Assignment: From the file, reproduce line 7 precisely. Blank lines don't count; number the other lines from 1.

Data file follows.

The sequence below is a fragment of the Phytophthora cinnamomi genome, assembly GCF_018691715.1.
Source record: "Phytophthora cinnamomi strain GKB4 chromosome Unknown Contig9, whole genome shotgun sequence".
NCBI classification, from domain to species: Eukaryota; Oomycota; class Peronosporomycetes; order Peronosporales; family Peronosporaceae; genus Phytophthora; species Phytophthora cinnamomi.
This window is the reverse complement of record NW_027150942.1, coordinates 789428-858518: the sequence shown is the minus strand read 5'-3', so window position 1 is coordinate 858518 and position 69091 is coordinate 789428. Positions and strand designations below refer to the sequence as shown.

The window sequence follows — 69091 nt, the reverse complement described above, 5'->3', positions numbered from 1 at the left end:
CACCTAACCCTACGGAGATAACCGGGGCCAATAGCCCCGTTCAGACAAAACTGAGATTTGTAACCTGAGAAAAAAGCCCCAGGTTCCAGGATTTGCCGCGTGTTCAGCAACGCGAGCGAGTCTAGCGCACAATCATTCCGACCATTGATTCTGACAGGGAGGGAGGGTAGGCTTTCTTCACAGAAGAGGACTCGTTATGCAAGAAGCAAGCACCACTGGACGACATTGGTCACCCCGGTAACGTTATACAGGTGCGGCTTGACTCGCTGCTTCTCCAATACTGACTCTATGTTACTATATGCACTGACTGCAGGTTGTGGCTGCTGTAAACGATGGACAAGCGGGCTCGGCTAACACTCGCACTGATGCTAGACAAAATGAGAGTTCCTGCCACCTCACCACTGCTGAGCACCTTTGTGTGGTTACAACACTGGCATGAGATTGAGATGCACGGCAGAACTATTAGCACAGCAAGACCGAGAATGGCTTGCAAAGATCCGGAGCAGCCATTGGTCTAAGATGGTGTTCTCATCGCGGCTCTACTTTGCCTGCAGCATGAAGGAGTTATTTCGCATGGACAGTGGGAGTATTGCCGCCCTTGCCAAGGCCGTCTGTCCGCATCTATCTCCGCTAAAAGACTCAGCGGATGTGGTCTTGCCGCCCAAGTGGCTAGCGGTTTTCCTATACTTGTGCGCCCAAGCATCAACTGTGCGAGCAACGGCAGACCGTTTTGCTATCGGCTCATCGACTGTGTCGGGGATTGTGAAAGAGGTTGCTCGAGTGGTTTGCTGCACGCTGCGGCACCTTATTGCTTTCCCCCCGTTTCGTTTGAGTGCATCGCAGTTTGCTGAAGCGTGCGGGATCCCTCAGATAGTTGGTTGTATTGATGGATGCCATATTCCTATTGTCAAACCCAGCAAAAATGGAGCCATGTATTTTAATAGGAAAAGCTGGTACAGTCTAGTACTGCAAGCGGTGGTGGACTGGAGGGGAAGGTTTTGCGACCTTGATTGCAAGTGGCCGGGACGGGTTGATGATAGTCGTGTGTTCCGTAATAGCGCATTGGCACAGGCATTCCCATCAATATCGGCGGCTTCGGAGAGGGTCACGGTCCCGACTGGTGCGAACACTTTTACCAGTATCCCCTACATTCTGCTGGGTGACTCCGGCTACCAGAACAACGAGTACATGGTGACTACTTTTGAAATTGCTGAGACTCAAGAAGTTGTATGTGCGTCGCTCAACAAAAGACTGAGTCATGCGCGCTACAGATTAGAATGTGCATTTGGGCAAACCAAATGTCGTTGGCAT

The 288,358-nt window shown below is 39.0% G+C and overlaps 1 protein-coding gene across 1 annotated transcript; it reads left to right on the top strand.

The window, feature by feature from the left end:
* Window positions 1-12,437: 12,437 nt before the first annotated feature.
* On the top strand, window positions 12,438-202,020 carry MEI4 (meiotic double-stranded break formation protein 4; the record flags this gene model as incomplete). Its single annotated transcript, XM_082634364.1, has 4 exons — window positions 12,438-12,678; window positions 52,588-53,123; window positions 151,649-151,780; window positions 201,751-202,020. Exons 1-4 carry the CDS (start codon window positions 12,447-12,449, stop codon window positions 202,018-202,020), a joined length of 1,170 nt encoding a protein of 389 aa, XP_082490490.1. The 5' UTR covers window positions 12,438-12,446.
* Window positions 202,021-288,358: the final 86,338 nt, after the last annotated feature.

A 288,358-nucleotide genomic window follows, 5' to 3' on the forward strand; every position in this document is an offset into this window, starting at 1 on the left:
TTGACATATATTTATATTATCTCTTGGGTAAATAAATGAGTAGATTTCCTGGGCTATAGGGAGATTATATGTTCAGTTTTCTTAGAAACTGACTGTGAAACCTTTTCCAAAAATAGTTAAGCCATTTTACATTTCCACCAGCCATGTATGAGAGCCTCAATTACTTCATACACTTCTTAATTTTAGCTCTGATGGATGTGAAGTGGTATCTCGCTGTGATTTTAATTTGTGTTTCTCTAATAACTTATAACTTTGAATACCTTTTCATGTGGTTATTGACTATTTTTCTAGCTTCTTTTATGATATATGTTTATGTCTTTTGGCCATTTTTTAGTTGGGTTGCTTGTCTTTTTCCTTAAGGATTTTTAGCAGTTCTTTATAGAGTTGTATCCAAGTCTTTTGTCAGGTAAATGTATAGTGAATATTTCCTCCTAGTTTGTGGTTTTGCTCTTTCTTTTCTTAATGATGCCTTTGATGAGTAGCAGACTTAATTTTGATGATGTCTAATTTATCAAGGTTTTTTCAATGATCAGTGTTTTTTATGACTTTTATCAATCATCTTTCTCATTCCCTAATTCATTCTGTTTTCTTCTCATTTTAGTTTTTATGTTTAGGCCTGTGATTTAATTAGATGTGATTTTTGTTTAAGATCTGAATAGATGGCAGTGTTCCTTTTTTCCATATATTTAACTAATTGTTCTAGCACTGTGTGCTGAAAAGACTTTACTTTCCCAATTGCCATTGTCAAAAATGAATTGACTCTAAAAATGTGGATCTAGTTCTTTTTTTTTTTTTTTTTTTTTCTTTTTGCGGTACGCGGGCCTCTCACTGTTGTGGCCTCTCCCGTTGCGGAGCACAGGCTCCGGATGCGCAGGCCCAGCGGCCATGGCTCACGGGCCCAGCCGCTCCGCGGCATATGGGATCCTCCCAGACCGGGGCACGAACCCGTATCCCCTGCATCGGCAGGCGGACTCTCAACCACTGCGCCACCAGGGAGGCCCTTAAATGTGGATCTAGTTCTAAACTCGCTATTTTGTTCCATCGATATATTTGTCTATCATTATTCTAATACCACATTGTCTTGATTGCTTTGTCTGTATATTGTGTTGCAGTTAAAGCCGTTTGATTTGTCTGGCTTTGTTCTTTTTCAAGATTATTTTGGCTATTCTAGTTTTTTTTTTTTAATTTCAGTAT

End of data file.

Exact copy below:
The 288,358-nt window shown below is 39.0% G+C and overlaps 1 protein-coding gene across 1 annotated transcript; it reads left to right on the top strand.